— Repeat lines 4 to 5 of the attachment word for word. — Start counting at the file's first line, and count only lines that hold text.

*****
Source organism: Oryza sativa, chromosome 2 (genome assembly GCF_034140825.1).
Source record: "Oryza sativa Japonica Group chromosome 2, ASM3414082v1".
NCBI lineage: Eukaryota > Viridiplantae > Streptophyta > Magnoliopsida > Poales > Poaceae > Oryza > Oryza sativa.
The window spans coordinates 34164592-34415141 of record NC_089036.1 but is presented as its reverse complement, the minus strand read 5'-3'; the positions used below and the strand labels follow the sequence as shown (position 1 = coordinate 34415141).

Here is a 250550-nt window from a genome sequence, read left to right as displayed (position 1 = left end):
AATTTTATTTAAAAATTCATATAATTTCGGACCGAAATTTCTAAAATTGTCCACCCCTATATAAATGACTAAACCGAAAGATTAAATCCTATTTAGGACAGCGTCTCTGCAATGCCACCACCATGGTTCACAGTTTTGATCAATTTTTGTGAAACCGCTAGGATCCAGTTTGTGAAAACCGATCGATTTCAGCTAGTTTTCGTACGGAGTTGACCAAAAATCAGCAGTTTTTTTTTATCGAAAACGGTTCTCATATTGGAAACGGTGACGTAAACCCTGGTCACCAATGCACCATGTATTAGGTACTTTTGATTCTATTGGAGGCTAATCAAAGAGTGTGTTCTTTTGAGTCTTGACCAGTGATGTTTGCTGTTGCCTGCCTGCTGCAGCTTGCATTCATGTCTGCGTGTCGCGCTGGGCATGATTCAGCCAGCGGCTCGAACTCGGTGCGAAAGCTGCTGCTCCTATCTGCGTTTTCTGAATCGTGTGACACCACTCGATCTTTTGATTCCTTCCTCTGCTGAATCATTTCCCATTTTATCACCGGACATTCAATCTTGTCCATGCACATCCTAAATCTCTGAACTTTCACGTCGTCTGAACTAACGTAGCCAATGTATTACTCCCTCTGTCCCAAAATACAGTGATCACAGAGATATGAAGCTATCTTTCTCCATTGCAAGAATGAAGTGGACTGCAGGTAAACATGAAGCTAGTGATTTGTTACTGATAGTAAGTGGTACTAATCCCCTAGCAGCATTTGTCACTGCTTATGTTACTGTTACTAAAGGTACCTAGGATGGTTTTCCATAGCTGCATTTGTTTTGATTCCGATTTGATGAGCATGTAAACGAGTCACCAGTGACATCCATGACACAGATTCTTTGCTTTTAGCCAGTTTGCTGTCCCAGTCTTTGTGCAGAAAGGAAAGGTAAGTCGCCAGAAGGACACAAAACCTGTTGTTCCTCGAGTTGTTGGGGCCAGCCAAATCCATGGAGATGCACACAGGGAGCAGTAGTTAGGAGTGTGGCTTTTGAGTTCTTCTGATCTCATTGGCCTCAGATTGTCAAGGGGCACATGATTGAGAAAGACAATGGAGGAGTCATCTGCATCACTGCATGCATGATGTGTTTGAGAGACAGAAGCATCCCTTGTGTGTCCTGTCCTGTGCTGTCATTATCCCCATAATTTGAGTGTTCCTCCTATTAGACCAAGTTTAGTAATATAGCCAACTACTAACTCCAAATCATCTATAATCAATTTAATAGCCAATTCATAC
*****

The window spans coordinates 34164592-34415141 of record NC_089036.1 but is presented as its reverse complement, the minus strand read 5'-3'; the positions used below and the strand labels follow the sequence as shown (position 1 = coordinate 34415141).

Here is a 250550-nt window from a genome sequence, read left to right as displayed (position 1 = left end):